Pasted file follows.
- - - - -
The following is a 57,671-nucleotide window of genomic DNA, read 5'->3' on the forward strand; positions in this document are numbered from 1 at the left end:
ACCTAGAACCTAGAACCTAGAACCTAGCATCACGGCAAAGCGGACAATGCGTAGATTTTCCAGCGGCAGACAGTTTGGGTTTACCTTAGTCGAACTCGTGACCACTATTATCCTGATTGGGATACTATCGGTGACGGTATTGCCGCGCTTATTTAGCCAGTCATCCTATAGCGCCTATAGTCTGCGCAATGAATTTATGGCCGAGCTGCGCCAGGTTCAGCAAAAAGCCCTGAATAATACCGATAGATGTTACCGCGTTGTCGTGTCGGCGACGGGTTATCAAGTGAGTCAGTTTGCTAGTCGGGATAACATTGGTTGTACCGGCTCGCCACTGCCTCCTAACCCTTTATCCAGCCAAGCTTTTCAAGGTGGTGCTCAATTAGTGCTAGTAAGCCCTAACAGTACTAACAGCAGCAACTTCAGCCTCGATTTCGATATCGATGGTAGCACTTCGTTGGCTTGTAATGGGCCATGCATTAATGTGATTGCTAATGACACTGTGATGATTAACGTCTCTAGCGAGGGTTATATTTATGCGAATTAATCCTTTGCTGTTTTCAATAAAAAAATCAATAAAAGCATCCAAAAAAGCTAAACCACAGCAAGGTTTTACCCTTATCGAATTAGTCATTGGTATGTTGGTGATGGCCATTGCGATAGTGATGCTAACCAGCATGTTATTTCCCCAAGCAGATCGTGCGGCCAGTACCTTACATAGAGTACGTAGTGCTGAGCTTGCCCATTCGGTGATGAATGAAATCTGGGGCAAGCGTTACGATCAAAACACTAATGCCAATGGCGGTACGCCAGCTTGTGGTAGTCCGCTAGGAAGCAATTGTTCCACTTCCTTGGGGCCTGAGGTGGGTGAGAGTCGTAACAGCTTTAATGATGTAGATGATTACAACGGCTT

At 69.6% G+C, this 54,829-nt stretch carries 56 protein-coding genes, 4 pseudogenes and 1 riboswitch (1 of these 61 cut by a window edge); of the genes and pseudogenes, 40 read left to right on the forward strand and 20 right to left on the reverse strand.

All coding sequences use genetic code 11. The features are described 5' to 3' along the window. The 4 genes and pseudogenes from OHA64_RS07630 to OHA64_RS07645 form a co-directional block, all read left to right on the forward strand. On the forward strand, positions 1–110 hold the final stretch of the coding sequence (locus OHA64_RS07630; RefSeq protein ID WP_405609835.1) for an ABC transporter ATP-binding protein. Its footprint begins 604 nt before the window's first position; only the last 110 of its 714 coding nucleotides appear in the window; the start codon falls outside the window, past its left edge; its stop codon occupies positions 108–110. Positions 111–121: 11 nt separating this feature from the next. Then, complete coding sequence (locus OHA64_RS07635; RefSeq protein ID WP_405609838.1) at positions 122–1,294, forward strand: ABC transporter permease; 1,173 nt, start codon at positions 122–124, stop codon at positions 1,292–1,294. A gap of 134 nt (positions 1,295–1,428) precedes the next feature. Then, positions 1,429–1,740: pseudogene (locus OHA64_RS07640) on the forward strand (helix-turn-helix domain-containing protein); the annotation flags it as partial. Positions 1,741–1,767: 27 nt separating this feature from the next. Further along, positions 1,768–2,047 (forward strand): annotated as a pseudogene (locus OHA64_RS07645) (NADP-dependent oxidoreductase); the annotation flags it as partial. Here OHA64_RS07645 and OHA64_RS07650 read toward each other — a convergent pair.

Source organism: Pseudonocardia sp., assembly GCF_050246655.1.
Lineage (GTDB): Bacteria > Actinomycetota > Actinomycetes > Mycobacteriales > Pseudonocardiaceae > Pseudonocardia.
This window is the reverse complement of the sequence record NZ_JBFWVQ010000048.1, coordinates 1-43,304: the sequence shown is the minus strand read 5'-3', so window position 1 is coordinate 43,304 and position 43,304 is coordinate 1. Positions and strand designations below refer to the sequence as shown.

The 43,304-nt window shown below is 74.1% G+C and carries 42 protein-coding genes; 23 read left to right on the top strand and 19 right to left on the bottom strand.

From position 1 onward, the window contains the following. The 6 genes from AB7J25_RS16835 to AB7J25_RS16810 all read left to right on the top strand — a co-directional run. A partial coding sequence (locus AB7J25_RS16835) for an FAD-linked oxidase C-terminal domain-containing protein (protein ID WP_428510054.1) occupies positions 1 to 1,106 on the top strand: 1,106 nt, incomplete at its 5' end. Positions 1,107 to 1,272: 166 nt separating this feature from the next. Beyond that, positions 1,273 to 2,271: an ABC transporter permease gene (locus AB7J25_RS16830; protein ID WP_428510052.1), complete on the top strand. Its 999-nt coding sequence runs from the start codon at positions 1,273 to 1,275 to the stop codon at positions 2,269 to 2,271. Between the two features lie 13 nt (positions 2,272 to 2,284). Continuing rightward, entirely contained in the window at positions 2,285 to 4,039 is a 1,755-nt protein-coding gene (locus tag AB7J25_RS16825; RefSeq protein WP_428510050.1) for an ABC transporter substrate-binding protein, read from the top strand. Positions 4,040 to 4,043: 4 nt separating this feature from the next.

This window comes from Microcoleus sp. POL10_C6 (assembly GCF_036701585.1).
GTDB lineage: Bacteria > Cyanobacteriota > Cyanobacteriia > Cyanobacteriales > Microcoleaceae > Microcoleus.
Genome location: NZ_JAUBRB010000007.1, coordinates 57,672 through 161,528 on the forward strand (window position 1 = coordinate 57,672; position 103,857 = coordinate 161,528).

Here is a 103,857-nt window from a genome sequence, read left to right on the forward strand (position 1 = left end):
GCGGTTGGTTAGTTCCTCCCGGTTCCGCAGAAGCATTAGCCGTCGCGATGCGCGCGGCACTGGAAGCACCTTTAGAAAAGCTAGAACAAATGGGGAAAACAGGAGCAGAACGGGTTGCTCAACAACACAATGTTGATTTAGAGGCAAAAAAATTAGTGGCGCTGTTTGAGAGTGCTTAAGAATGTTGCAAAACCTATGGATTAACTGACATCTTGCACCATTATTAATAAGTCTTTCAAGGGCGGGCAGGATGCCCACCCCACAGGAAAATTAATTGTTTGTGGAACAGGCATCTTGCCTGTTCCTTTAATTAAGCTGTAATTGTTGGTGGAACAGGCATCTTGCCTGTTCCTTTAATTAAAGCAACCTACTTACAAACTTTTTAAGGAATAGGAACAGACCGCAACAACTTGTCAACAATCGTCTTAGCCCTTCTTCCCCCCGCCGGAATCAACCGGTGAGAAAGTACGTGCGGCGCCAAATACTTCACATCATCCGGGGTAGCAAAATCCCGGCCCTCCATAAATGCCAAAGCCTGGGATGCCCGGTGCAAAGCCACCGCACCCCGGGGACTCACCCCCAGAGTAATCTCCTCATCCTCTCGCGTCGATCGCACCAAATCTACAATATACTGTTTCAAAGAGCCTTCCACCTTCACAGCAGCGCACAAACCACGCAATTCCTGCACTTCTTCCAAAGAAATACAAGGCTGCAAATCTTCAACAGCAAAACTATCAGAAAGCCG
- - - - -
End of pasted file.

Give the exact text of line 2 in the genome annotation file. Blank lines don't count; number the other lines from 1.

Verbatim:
ACCTAGAACCTAGAACCTAGAACCTAGCATCACGGCAAAGCGGACAATGCGTAGATTTTCCAGCGGCAGACAGTTTGGGTTTACCTTAGTCGAACTCGTGACCACTATTATCCTGATTGGGATACTATCGGTGACGGTATTGCCGCGCTTATTTAGCCAGTCATCCTATAGCGCCTATAGTCTGCGCAATGAATTTATGGCCGAGCTGCGCCAGGTTCAGCAAAAAGCCCTGAATAATACCGATAGATGTTACCGCGTTGTCGTGTCGGCGACGGGTTATCAAGTGAGTCAGTTTGCTAGTCGGGATAACATTGGTTGTACCGGCTCGCCACTGCCTCCTAACCCTTTATCCAGCCAAGCTTTTCAAGGTGGTGCTCAATTAGTGCTAGTAAGCCCTAACAGTACTAACAGCAGCAACTTCAGCCTCGATTTCGATATCGATGGTAGCACTTCGTTGGCTTGTAATGGGCCATGCATTAATGTGATTGCTAATGACACTGTGATGATTAACGTCTCTAGCGAGGGTTATATTTATGCGAATTAATCCTTTGCTGTTTTCAATAAAAAAATCAATAAAAGCATCCAAAAAAGCTAAACCACAGCAAGGTTTTACCCTTATCGAATTAGTCATTGGTATGTTGGTGATGGCCATTGCGATAGTGATGCTAACCAGCATGTTATTTCCCCAAGCAGATCGTGCGGCCAGTACCTTACATAGAGTACGTAGTGCTGAGCTTGCCCATTCGGTGATGAATGAAATCTGGGGCAAGCGTTACGATCAAAACACTAATGCCAATGGCGGTACGCCAGCTTGTGGTAGTCCGCTAGGAAGCAATTGTTCCACTTCCTTGGGGCCTGAGGTGGGTGAGAGTCGTAACAGCTTTAATGATGTAGATGATTACAACGGCTT